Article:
Native American ministry, by and large, is one of isolation. Geographic distances make it difficult for even commissioned lay pastors to participate in lay training courses. Many churches are physically isolated and others may be culturally isolating to non-Native clergy unprepared to live in a Native cultural or multicultural setting. Many churches reported frustration with a high turnover of clergy and a lack of understanding of their culture. Often this is due to little or no orientation for clergy, including Native American clergy from other tribes. Native American ministry is also full time ministry to a community regardless of church location and membership. Still, current Native American ministers faithfully struggle to meet the leadership needs of Native American communities by serving multiple churches. In some cases ministers serve five, six and 13 even parishes!
Significant efforts to prepare and train Native American clergy and lay leaders were made in the 1970s and 1980s. Cook Christian Training School introduced Theological Education by Extension as a method by which the reformation theme “Priesthood of All Believers” could be implemented in training laity for ministry. The Native American Theological Association (NATA), whose membership included seven seminaries from five denominations (Presbyterians, United Church, Methodist, Baptist and Lutheran), assisted 21 Native American students graduate from seminary from 1975 to 1985. With the support of the Fifty Million Fund, the Native American Theological Educational Consortium (NATEC) was able to train 810 laity and 11 clergy while it participated with NATA in developing theological studies. NATEC included Cook School, Huron College (later University of Ozarks) and Dubuque Theological Seminary. Dubuque Theological Seminary established in 1974 a Native American Program that is designed to prepare both Native Americans and non-Native Americans to serve Native congregations. However, the results of these measures languished without congregations being prepared to fully support clergy or lay pastors.
At present, 11 Native Americans are enrolled in seminaries, the highest number in the last 12 years. Native clergy and seminarians have expressed concern over the fact that seminaries generally do not offer courses designed to prepare candidates for racial ethnic ministry and much less for Native American ministry. Courses currently offered in several seminaries often perpetuate racial stereotypes of Native Americans as well as a “pan Indian” approach to study of Native American religions. Unfortunately, a present lack of information in PC(USA) Research Services on Native American churches, (financial resources, operation cost, number of members) makes it difficult to determine the full cost of ministry in Native American churches. Very few Native American churches participate in statistical reporting and thus little or no data base exists. Current survey tools simply do not work; thus there is a need to find a more effective methodology for accessing data on the cost of ministry.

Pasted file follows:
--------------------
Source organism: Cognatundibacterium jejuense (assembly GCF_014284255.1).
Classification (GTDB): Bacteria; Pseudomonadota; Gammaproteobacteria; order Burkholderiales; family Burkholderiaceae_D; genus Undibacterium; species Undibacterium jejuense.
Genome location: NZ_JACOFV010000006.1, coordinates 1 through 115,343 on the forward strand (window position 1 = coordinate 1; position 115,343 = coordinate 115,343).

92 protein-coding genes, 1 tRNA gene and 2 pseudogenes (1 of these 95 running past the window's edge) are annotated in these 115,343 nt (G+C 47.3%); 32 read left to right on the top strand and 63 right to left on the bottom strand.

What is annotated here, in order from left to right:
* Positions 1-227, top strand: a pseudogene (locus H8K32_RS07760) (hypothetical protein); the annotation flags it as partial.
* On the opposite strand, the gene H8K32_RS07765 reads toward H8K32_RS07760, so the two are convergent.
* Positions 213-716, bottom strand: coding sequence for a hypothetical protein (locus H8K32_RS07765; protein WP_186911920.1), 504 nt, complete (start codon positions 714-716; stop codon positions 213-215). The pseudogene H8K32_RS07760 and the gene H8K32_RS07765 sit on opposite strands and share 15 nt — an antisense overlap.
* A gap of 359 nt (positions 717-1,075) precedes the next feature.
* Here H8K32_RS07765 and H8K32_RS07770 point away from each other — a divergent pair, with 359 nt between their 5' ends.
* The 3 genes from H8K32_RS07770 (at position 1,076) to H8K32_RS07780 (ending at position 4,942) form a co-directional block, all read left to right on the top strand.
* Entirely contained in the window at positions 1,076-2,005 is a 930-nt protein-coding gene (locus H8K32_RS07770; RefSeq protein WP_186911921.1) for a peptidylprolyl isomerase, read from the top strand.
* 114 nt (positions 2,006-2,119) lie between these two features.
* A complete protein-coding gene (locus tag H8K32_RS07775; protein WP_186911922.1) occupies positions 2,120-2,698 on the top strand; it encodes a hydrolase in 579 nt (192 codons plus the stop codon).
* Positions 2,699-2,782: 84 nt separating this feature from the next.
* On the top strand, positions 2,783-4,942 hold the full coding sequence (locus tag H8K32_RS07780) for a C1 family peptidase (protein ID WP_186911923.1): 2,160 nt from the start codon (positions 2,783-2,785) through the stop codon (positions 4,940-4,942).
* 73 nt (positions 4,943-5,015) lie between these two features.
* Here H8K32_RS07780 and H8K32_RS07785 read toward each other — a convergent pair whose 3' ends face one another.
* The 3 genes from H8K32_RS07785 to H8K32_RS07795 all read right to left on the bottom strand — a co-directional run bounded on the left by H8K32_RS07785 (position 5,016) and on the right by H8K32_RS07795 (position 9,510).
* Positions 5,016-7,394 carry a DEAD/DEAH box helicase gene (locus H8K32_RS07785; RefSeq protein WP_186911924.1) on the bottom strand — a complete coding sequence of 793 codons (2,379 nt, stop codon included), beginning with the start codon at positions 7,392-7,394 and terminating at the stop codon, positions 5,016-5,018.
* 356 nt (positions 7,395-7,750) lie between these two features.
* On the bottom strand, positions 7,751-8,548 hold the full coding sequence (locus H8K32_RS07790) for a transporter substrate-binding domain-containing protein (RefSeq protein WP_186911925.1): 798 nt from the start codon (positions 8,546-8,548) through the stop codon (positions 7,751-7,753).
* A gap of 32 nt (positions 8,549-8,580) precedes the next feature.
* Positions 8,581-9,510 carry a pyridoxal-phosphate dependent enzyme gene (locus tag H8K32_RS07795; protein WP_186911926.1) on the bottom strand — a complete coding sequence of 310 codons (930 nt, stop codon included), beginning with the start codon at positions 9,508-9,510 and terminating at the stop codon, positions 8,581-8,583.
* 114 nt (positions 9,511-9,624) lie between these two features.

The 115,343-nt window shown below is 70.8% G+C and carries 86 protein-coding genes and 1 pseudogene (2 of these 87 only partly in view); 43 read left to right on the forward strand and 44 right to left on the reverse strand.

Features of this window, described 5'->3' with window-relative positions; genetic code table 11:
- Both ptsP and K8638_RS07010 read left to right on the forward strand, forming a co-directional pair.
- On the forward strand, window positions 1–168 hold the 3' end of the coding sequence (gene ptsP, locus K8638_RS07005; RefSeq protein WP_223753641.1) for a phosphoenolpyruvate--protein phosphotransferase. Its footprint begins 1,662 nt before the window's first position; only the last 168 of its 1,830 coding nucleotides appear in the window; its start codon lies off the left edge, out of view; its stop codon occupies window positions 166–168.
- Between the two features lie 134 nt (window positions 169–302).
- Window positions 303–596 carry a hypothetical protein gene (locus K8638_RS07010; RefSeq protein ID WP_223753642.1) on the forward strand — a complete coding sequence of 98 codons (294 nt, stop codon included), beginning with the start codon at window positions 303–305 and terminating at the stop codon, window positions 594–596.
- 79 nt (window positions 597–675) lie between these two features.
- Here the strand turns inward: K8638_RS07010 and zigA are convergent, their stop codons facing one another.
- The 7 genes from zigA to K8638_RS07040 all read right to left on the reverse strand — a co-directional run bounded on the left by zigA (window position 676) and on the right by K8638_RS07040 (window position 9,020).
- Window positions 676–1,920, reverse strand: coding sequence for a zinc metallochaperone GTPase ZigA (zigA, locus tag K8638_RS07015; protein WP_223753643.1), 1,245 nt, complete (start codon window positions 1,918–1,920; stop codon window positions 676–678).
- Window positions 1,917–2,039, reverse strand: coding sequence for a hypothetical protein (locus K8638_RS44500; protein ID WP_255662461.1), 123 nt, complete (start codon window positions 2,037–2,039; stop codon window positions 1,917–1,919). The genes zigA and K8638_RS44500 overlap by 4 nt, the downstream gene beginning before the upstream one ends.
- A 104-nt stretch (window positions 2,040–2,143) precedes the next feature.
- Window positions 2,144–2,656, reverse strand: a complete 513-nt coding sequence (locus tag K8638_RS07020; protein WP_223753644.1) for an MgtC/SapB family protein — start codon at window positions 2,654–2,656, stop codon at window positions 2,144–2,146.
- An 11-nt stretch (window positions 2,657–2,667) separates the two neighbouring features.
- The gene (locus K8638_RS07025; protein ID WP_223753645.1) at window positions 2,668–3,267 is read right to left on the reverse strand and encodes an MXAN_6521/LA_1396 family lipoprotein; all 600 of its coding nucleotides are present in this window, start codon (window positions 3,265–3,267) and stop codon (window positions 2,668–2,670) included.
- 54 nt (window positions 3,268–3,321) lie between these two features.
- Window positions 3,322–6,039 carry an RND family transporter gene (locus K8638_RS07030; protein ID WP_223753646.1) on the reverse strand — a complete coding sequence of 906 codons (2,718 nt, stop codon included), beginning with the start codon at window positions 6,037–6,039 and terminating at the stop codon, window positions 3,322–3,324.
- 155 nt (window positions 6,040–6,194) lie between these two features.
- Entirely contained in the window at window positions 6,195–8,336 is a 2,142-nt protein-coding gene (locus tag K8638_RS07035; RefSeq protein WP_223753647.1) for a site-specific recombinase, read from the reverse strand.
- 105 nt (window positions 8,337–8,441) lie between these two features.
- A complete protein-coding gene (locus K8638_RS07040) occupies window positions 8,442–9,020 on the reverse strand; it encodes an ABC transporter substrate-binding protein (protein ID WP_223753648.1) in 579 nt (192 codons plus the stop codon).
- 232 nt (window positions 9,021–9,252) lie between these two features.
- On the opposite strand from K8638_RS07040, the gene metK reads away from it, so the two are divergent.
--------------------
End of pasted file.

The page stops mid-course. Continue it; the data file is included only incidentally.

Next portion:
C. Native American Church Growth
Native American churches have historically emerged from four models: (a) missionary with established preaching points, (b) mission stations (e.g. the cannery at Yakutat, Alaska), (c) ministry based on a probe of whether ministry was needed (e.g. Native American Ministry Project in greater Los Angeles) and (d) family or clan chapels. At least three of these models may no longer be viable options for Native American church growth.
There is a need to affirm and acknowledge a style of worship and evangelism among Native people that often forms the basis for church growth. The annual “camp meeting” or “retreat” is a revitalizing force in the Native American community. The Church has defined evangelism as ministry to individuals. But the Indian evangelistic ministry is living out the Good News and reinforcing the Good News within the context of the community. It is a community-based expression of being together in the good news, with the emphasis on the gathering. Renewal, redemption, reconciliation and salvation are directed toward the entire body that comes together, not just on those who are bold enough to step out from the body. The gathering is periodic, but scheduled, and it rises to a significant position on the annual calendar. It is a time that emphasizes stories of all sorts. Some are told in the preaching. All are told in an intergenerational and interpersonal manner. This Bible study is full of one’s relatives, who discovered that when they were weak in the faith, they could gain strength by praying and singing and worshiping in a reunion of believers.
In 1989 the Native American Ministry Project was established in the Los Angeles metropolitan area after a comprehensive survey and study. This ministry project is the only urban Native American non-parish ministry project in the PC(USA). Four churches in the greater Los Angeles metropolitan area host the twice-monthly worship services. The Project spans the area of three presbyteries and is ecumenically supported in membership. A full-time minister responds not only to spiritual needs of Native families, but also social needs and justice issues.